Soft launch for the soft opt out
- 18 June 2012
- From the section Wales politics
What's the most high profile and complex piece of primary legislation that will come before the Assembly over the next few years?
What's the one draft Bill that will be scrutinised and discussed beyond all others in headlines, hospital canteens and in homes up and down the country?
What will drive home to people who don't live in Wales that devolution means politicians in different countries making different decisions about big things? Things like life and death.
It is, of course, the draft Human Transplantation (Wales) Bill, published today, and lauched at Leckwith Athletics Stadium in Cardiff. Now it's out of the blocks properly, it'll be subject to further consultation until September, before AMs vote on it next year. If a majority support it, then by 2015 the way we donate organs in Wales will have changed.
I'll home in a couple of things that hadn't been clear to me until today.
First off, the numbers. How many more donors would you expect to find if and when the law is changed?
Many of those who object to the change in the law don't point to moral concerns. Their argument is that legislation won't improve your chances of having an organ donation and in fact, it could make things worse. The charity CARE argues that presumed consent isn't just misguided. It will, they say, prove "ineffectual."
So back to the numbers quoted today. In Wales some 30,000 of us die every year. Of those the number who prove to be suitable organ donors is around 228 - a tiny percentage. These are the people who die in the sort of controlled circumstances, in hospital, in intensive care, that make donation possible.
Of those only some 67 become successful donors.
So, argues the Welsh Government, add 15 to that number - the expected rise in the number of donors under presumed consent - 15 people, 45 organs and that is not an insignificant number of lives saved, or money saved. 15 might not sound very much but purely in terms of cost to the NHS, just one single donor, argues the government, would make this policy worthwhile in cost terms.
Secondly: the role of families. Take a look at this blog from a few months ago and you'll see how many questions surrounded the role of relatives. Do they have a "veto" over a relative donating an organ, or not? It's crucial because for many people, the nature of that "veto" is a key factor in whether they embrace, go along with, or downright object to this policy.
Quick recap: as things stand now, the family have a veto even if the deceased relative has chosen to sign the Organ Donation Register. Surprised? Yes, so was I when that dawned on me during the last consultation.
So would that veto continue if the law is changed? After all, it's one thing for the Health Minister to say that she "cannot imagine organs being removed if a family refused permission". It's another to point to a piece of legislation and say that yes, they have a veto on the removal of the organ.
This is the explanation in a Q+A document published today:
"People close to the deceased will always have a very important part to play in any discussion about organ donation.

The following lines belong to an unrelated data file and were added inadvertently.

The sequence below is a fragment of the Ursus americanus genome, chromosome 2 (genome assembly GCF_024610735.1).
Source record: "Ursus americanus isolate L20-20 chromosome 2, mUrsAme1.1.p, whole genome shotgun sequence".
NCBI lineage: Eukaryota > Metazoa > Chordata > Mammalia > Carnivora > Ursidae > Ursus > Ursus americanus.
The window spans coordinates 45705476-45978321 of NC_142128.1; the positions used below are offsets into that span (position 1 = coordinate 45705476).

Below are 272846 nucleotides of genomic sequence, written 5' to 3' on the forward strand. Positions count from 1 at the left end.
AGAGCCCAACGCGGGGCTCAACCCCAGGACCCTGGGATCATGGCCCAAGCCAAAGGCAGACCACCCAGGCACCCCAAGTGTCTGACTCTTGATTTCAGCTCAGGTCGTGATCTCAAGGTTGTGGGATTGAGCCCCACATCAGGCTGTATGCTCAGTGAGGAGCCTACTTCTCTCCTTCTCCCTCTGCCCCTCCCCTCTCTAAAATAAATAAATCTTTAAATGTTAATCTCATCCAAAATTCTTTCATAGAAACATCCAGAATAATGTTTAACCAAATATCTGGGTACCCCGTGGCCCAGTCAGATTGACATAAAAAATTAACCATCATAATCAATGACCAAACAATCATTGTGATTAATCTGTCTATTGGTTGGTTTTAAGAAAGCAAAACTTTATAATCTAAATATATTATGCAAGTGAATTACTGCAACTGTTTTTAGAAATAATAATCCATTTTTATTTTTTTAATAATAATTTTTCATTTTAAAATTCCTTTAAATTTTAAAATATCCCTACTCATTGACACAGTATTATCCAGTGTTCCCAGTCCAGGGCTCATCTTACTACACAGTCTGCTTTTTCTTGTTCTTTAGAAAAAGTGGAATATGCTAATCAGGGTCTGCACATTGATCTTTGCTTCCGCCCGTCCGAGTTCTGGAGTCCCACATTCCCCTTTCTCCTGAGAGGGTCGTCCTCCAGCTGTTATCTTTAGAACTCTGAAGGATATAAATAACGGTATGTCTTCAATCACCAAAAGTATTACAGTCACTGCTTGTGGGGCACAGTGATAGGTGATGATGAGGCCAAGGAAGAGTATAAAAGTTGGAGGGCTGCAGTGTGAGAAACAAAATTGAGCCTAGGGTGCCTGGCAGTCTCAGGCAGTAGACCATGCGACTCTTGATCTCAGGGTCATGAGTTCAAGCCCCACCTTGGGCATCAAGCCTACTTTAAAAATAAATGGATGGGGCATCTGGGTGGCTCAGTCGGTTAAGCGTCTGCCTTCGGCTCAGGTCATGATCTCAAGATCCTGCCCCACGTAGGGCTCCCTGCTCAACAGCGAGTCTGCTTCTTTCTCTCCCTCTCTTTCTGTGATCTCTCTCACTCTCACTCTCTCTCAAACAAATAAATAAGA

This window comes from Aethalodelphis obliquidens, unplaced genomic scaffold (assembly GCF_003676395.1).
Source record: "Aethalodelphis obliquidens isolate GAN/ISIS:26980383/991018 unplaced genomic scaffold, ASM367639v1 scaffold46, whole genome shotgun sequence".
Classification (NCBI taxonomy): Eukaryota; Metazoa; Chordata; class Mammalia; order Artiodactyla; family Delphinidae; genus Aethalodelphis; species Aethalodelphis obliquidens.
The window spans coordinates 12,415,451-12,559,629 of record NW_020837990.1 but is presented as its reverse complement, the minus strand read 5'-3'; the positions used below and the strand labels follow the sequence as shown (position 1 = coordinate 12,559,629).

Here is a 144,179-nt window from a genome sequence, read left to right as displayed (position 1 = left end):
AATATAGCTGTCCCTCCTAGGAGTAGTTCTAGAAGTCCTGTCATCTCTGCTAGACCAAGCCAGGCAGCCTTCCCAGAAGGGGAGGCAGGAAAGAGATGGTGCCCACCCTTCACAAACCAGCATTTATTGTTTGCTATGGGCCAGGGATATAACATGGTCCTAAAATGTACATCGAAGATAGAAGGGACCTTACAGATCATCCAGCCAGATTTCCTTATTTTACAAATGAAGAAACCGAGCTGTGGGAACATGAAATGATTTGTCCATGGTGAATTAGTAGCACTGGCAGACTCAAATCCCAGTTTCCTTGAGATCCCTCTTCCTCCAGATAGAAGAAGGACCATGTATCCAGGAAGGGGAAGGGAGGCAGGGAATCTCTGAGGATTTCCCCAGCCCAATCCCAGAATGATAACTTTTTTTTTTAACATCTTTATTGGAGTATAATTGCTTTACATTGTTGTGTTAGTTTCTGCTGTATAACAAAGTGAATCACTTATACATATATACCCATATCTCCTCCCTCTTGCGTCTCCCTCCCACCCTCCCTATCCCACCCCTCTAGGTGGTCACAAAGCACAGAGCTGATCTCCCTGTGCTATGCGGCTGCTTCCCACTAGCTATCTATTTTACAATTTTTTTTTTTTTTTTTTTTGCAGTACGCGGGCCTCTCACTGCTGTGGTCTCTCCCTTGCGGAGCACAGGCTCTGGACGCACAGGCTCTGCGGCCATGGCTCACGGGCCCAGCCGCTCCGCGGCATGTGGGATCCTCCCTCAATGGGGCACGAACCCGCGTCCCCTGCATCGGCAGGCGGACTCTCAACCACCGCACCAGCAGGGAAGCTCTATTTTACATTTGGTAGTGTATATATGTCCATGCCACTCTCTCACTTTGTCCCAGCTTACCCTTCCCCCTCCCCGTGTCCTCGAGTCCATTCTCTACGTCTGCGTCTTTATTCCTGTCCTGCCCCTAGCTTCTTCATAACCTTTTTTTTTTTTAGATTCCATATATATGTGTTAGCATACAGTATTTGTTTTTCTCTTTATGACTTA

"In deemed consent cases, they are not required to give their consent to the donation itself, because the deceased's consent will have been deemed to have been given already. However, they will still be asked to give some formal agreements to parts of the process of donation, for example for blood tests to be carried out, or for the deceased person to be taken to theatre etc"
In other words they have no legal veto. In law, the wishes of the deceased person are paramount.
But if the family choose to object to any part of the clinical process then they can stop the donation from going ahead.
That sounds to me like an effective veto - if not a legal one.
I suggested this to Dr Chris Jones, the Medical Director of the NHS in Wales at this morning's briefing. He agreed but pointed to evidence that when presumed consent is introduced and organ donation becomes part of a country's culture, the numbers of relatives who choose to override that consent tends to diminish.
The Government is consulting on its draft legislative proposals from today until September. According to its published timescale, the aim is to have a vote in the Assembly early next year, thereby enabling it to hit the 2015 target for starting the system up.
Plausible? Privately, the feeling within the government is that while public opinion may have been 50-50 when plans for an opt out system in Wales were first mooted, there's been a definite swing in favour across a number of opinion polls in recent months and that they're now swimming with the tide in putting these proposals forward.
Additionally, today's legislation has written into it a requirement for Welsh Ministers to promote transplantation, as well as educating and informing the public about the way an opt-out system would work in practice.
It remains to be seen whether they'll also have to convince those within the UK Government who have reservations about whether the legislation put forward today is within the Assembly's devolved powers, and whether they feel strongly enough to step in before Royal Assent is granted and refer the issue to the Supreme Court.
Of course, if the number of donors does rise by the quarter predicted by the Welsh Government if and when the new system is introduced, then expect other parts of the UK to start looking seriously at emulating these proposals.